Bowling With Your Boss: Evaluation Cruelty

Imagine bowling with your boss… You throw the ball down the lane, but your boss has a sheet between you and the pins. You hear something happening, lots of noise, but no idea of what actually happened. How many pins are left standing? Where are they? Was that perhaps a gutter ball? You then ask how you are doing and the response is, “don’t worry about it, I will tell you at the end of the year.”

Imagine this happening every day or every week…. Would you be motivated to continue striving to improve? Would you even keep bowling?

This is a common scenario with employee evaluations every day! Employees don’t know where they stand and they do not get clarity of what is working and what is not. Although the example given may seem silly, in the real world it can actually be very cruel. Evaluations can be approached many different ways. However, as with most things in life, it is not what we do, but how we do it. If they are cruel, you will not get the results you are looking for.

1st Type of Cruelty: Not doing the evaluation:  You do not dispel the fog

When employers do not do formal evaluations, we hear comments from employees such as:
  • “I don’t get a lot of feedback.  I am unsure of what to do better…  all of us have gotten used to just doing what we think we should do.”
  • “I feel like I am good at what I do, but I don’t know what to do to go to the next level.”
  • “I have not had a formal evaluation but I must be doing ok or they would say something.”

None of these comments demonstrates a situation that you would want in an organization. This lack of clarity is like driving in fog. There is much energy spent worrying and little invested in the actual plan to safely go in the right direction. Progress is slow and there is minimal coordination of planning and improvement between leaders and employees.

What is surprising is how often discussions in the form of evaluations are avoided. Doing these evaluations sooner ensures no surprises and often serves to keep everyone on the same page and communicating honestly.

Further adding to cruelty is that not giving feedback may lead to decreased capability over time. Even if the employee maintains their capability, the environment around them changes and then they find out some time later that they are no longer valuable in the workplace. If this happens frequently enough in an organization, it will find difficulty competing effectively within their industry.

2nd Type of Cruelty: Doing evaluations negatively: A.K.A. Throwing rocks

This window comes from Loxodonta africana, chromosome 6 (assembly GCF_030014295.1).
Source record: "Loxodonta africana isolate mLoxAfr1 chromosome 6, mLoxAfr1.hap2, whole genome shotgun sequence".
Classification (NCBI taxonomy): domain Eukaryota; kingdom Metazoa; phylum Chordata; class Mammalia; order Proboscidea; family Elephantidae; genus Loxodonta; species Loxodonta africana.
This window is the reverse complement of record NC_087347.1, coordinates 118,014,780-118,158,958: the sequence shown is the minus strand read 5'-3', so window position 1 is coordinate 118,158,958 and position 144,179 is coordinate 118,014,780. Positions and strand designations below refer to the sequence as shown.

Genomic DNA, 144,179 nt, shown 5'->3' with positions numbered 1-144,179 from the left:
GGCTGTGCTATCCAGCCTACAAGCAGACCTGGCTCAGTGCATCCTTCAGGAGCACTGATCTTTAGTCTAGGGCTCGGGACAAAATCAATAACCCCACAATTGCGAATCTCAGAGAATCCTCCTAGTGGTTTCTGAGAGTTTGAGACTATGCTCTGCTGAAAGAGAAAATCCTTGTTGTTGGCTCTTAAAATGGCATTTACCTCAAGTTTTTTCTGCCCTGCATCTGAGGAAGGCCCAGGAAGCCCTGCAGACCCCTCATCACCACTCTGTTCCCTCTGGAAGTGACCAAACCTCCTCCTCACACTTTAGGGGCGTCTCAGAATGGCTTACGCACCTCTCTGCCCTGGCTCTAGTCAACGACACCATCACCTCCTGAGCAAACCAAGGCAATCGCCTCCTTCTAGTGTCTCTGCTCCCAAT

In these cases, we hear the following:
  • “My boss talks. I listen.”
  • “I just want to get it over with. They just tell me everything I did wrong.”
  • “They scare me. I don’t learn anything and nothing ever seems to change based on them. Maybe they use them to fire people.”

Doing evaluations the wrong way will harm relationships and results. Instead of employees being empowered and clear on the actions they need to take to progress, the relationship is set back. There is no open communication, employees feel judged. Most “A” and “B” players will actually look for an organization that will not throw rocks, but instead will assist them with a clear career path.

What Do Employees Say When Asked?

When we ask employees if they would like some feedback on how they are doing, we rarely hear “no”. If we do, it is typically someone close to retirement that is biding their time and does not want change. Or, it is someone afraid of the answer.

The typical response is “Yes! I would love to get feedback and know that my boss and I are on the same page. I would like to know how I can learn and grow with the company.”


What Do Great Evaluations Look Like?

We find that great evaluations have these elements in common:

  1. The evaluator asks lots of questions and creates an open atmosphere.
  2. The person being evaluated does a lot of talking and self-evaluates.
  3. There is a good balance of focus on strengths and areas in which to improve.
  4. Actions are identified to improve results that are measurable, coachable, behaviors and skills.
  5. The person being evaluated leaves the session feeling empowered and excited.
  6. The focus is on a short and long term career path, i.e. what is possible?
  7. Reasonable time frames are used (e.g. 30 days for attitude corrections and 90 days for changes in skill sets.)

Great evaluations can be a rare commodity. If you are struggling with giving great evaluations and do not feel like the exchange between you and your employees is where it should be or if you want to upgrade your process, contact Candace at 1-800-786-4332 or email her at

For more on how evaluations provide clarity, click here to watch our video.

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